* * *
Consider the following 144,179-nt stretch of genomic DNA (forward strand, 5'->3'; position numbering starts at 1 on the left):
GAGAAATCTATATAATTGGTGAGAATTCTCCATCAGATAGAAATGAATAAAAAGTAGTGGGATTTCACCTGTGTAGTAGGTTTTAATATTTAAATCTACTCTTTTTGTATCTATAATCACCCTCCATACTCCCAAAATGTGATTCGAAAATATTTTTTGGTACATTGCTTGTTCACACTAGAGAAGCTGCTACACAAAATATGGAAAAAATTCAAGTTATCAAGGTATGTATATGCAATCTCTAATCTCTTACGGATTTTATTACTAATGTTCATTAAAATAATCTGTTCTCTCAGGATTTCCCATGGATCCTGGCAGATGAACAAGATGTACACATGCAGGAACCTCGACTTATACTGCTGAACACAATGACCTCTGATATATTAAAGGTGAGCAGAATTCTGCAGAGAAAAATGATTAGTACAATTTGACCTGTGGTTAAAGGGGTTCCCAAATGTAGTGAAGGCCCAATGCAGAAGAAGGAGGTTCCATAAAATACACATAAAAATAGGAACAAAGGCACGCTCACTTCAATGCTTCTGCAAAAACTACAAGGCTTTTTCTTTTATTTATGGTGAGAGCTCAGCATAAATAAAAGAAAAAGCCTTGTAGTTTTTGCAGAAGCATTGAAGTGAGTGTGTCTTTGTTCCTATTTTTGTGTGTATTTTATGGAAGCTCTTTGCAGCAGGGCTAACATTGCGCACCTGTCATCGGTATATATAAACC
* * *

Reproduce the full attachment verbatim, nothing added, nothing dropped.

Consider the following 144,179-nt stretch of genomic DNA (forward strand, 5'->3'; position numbering starts at 1 on the left):
GAGAAATCTATATAATTGGTGAGAATTCTCCATCAGATAGAAATGAATAAAAAGTAGTGGGATTTCACCTGTGTAGTAGGTTTTAATATTTAAATCTACTCTTTTTGTATCTATAATCACCCTCCATACTCCCAAAATGTGATTCGAAAATATTTTTTGGTACATTGCTTGTTCACACTAGAGAAGCTGCTACACAAAATATGGAAAAAATTCAAGTTATCAAGGTATGTATATGCAATCTCTAATCTCTTACGGATTTTATTACTAATGTTCATTAAAATAATCTGTTCTCTCAGGATTTCCCATGGATCCTGGCAGATGAACAAGATGTACACATGCAGGAACCTCGACTTATACTGCTGAACACAATGACCTCTGATATATTAAAGGTGAGCAGAATTCTGCAGAGAAAAATGATTAGTACAATTTGACCTGTGGTTAAAGGGGTTCCCAAATGTAGTGAAGGCCCAATGCAGAAGAAGGAGGTTCCATAAAATACACATAAAAATAGGAACAAAGGCACGCTCACTTCAATGCTTCTGCAAAAACTACAAGGCTTTTTCTTTTATTTATGGTGAGAGCTCAGCATAAATAAAAGAAAAAGCCTTGTAGTTTTTGCAGAAGCATTGAAGTGAGTGTGTCTTTGTTCCTATTTTTGTGTGTATTTTATGGAAGCTCTTTGCAGCAGGGCTAACATTGCGCACCTGTCATCGGTATATATAAACC